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<b>Kranti Saran:</b> The mentality of ressentiment

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Kranti Saran
Makarand Paranjape has argued in The Indian Express that Sheldon Pollock, the editor of the Murty Classical Library generously funded by Rohan Murty, ought to be removed. Mr Paranjape charges Mr Pollock's essay "The Theory of Practice and the Practice of Theory in Indian Intellectual History" with an "egregiously arrogant impeachment" of shastric tradition as authoritarian. (The essay is easily available online. While Mr Pollock considers how shastric texts come to be authoritative and lists their ideological effects, fair-minded readers won't find anything corresponding to Mr Paranjape's charge.) Mr Paranjape also accuses Mr Pollock of aligning with "Hindu-phobic causes" and "working to nix positions in Indic studies" in the United States, in addition to speaking out against government authoritarianism on university campuses. Mr Paranajape sees Mr Pollack's stances as evidence of "politically motivated hegemonic practices". All this is in the midst of an ongoing "battle to regain India's civilizational poise, equilibrium, and self-confidence" in which we are "still largely colonised and subservient". So, according to Mr Paranjape, we have a Hindu-phobic bigot at the helm of the "charge against Indian culture" and as history shows, "where scholars lead the charge against Indian culture, missionaries are only too ready to follow through". In Mr Paranjape's telling, Sheldon Pollock is paving the way for missionaries. Really?

Mr Paranjape's risible argument only merits a response because the mentality behind it is so widespread. That mentality, so accurately described in Frederich Nietzche's On the Genealogy of Morality, is the mentality of ressentiment.

The mentality of ressentiment has three essential components: first, the person desires to lead a life he or she deems valuable; second, the person recognises their impotence to lead that life; finally, the person steadfastly refuses to accept their impotence, even though they recognise it. In the context of Mr Paranjape's argument, he and his ilk desire to lead a life characterised by the poise, equilibrium, and self-confidence conferred by their unquestioned political and social dominance in a Brahminical order. But they are impotent to actually lead that life. Dalits, women and dissenters from the Brahminical fold have a political consciousness, and sometimes political power, that poses an existential threat to the Brahminical order. Add the threat of disruptive social mobility posed by a market-driven economy and globalisation, and a colonial hangover, and you have the recognition of impotence. Finally, instead of reassessing the value of the Brahminical order, or accepting one's impotence to realise it, the mentality of ressentiment refuses to accept its impotence.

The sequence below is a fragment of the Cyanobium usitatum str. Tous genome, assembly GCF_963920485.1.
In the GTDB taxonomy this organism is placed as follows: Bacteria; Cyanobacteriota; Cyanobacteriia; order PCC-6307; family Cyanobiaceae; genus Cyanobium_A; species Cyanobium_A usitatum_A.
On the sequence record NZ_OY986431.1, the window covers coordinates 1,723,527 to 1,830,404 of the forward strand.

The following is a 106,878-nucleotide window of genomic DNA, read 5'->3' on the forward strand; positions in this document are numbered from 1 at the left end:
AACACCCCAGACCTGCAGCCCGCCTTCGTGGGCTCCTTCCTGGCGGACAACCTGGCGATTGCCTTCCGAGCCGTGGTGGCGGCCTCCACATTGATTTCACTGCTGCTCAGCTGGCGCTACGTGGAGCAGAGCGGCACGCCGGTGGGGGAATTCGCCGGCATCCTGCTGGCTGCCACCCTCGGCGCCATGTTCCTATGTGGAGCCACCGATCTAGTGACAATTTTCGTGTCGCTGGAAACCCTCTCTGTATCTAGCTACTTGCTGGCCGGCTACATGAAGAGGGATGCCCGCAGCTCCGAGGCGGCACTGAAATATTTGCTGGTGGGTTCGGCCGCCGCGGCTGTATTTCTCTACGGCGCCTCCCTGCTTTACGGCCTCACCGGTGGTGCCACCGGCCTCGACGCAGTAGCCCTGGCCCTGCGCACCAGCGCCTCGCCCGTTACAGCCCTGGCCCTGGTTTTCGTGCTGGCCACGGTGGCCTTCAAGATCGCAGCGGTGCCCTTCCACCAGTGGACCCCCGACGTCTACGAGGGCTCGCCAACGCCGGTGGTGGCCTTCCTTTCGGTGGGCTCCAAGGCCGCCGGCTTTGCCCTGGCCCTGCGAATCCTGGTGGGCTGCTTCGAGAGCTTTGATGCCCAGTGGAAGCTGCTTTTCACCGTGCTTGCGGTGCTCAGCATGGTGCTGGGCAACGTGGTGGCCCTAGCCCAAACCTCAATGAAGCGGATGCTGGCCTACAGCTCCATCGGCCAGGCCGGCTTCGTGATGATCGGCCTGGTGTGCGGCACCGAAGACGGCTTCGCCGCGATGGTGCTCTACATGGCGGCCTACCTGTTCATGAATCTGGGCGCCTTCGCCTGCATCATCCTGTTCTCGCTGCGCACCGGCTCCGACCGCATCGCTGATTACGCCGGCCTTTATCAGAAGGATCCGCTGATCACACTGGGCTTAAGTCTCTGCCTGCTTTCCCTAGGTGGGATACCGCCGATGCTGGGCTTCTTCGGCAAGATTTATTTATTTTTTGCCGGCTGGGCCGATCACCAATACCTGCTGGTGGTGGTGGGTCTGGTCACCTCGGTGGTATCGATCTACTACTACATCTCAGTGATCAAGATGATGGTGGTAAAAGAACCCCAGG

The three components of ressentiment form a toxic mix: a self brimming with suspicion and the desire for vengeance, whose powers of creativity become entirely reactive, reactive to an other deemed foreign. Mr Pollack cannot be just a Sanskritist with strong political convictions who happened to team up with a visionary philanthropist to reintroduce the reading public to the depth and breadth of the Indian tradition; Mr Pollock is paving the way for missionaries! The pity is that Mr Paranjape and those who share his mentality think their anxieties about Mr Pollock pave the road to mental emancipation rather than just express their ressentiment.

There are many reasons for the current state of Sanskrit studies in India, but here's one that Mr Paranjape does not consider: caste. The appalling fact is that even today, non-Brahmin Sanskritists are hard pressed to engage with the classical tradition because too many classically trained pandits refuse to teach them. For example, I know of a brilliant non-Brahmin working on Indian philosophy who had to pursue higher studies in the United States because classical pandits wouldn't teach him (though they had no qualms about teaching foreigners). Just think of all the minds denied access to those texts over thousands of years and pause to imagine the scale of our collective intellectual loss.

Mr Paranjape might respond that my argument, since it appeals to the notion of ressentiment, only confirms his claim that "the Indian mentality... remains a prisoner of Western categories". The mentality of ressentiment cannot imagine using Western categories without being enslaved by them. Where the mentality of ressentiment asks "is it Indian?", an emancipated mentality asks "is it true?". The path out of the trap of ressentiment is what it has always been: inquiry aimed at truth. The poise, equilibrium and self-confidence that Mr Paranjape craves are the byproducts of inquiry aimed not at chest-thumping, but at truth.

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First Published: Apr 15 2016 | 9:47 PM IST

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